See full article at Alt Film Guide »

‘The Front Page’ Restored

In the early 1970s the nascent American Film Institute mounted a screening series at Lincoln Center in New York to show off some of its most important acquisitions, including Lewis Milestone’s 1931 adaptation of the stage play The Front Page. Yet somehow, this significant film directed by the man who made All Quiet On the Western Front and produced by Howard Hughes has remained somewhat obscure in the decades since that showing. Inferior copies (and copies of copies) have been available but don’t do justice to the picture. Now, at last, Kino Lorber has released a restoration by the Library of Congress, drawn from the surviving 35mm elements of this landmark early-talkie. The...

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See full article at Leonard Maltin's Movie Crazy »

Shirley Temple in The Blue Bird – A Look Back at 1940

Review by Sam Moffitt

I never was a fan of Shirley Temple, far from it. I do recall seeing most of her movies years ago. Back in the Sixties Channel 11, in St. Louis, used to have a Shirley Temple Theater on weekend afternoons. My sister Judy, for some reason, had to watch those Shirley Temple films. So I can recall seeing Bright Eyes, the Little Colonel, Heidi, Little Miss Marker and what have you.

To say I was not impressed would be a major understatement. Even as a young kid I realized there was a strict formula to Shirley’s movies, namely her sunny disposition and optimistic outlook would win over cranky old adults and straighten out bratty little kids, who were usually the villains, in her films, and that was about all.

I do recognize and respect Shirley Temple’s place in film history. She was the biggest star
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Pre-Code Hollywood 2: Music, Comedy, Action and Adventure

Pre-Code Hollywood studios spent millions transitioning their medium to sound and other new technologies that brought about major advances in photography, lighting, and set design. But there were still five million unemployed people in the United States and many more just getting by. The studios were losing money, many of them going bankrupt.

By 1930 the breadlines were longer than the ticket lines and people were slow to give up their hard earned money. They wanted to be entertained, they wanted to laugh and forget their troubles for just a while. Comedies, adventure, and musicals quickly became the most popular film genres of the time.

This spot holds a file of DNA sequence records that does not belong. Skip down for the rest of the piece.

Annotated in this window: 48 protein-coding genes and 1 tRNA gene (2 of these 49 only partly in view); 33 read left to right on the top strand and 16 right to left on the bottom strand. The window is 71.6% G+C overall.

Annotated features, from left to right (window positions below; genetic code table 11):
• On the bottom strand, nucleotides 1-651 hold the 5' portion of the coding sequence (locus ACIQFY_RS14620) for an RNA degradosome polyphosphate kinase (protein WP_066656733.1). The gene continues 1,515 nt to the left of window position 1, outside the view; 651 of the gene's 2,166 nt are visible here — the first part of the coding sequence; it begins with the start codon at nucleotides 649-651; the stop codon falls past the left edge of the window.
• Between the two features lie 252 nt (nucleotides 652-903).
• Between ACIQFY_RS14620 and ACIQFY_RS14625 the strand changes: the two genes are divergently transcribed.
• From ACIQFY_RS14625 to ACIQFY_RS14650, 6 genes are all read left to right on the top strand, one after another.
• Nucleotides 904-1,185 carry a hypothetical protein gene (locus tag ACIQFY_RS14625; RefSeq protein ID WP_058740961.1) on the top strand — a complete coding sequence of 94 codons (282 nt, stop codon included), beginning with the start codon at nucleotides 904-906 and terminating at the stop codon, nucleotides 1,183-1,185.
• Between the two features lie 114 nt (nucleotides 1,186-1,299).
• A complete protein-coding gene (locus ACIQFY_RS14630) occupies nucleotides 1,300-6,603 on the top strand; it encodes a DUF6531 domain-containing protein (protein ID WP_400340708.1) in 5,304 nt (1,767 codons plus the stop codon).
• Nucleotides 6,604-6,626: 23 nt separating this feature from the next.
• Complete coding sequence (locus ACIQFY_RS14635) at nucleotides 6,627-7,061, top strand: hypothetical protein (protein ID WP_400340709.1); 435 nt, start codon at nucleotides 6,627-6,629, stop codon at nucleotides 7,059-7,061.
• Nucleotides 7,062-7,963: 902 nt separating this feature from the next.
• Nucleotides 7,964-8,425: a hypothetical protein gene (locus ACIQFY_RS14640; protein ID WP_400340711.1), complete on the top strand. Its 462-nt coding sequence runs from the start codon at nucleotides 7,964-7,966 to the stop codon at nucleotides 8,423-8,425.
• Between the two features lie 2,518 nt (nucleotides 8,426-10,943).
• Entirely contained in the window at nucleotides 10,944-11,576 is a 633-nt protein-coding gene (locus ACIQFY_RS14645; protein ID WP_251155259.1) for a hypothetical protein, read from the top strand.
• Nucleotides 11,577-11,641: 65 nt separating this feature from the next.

I. Pre-Code Action, Adventure, and Drama

Hollywood took their stories to the far corners of the earth as places like Africa, the South Pacific, and the Far East became exotic settings for movies. An island kingdom somewhere in the Pacific with strange creatures, even stranger natives,
See full article at CinemaNerdz »

Pola Negri/The Spanish Dancer Restored

Pola Negri, The Spanish Dancer Silent-film lovers in The Netherlands will be able to enjoy a new restoration of the 1923 Pola Negri period comedy The Spanish Dancer. Screening with live musical accompaniment, the film will be presented at 4:15 p.m. on Friday, April 6, and at 4:30 p.m. on Sunday, April 8, at the Eye Film Institute Netherlands in Amsterdam. On the Eye Film Institute website, The Spanish Dancer is described as a "comical costume drama." Set in early 17th-century Spain, the story follows gypsy singer Maritana (Negri) and her lover, penniless nobleman Don César de Bazan (Antonio Moreno), as they become enmeshed in court intrigue. The screenplay is based on Adolphe d'Ennery and Philippe Dumanoir's play Don César de Bazan, itself taken from a Victor Hugo novella. Beulah Marie Dix and powerhouse producer-screenwriter June Mathis adapted the tale. Directed by future Academy Award nominee Herbert Brenon (Sorrell and Son
See full article at Alt Film Guide »

Old Ass Oscars: The Front Page (1931)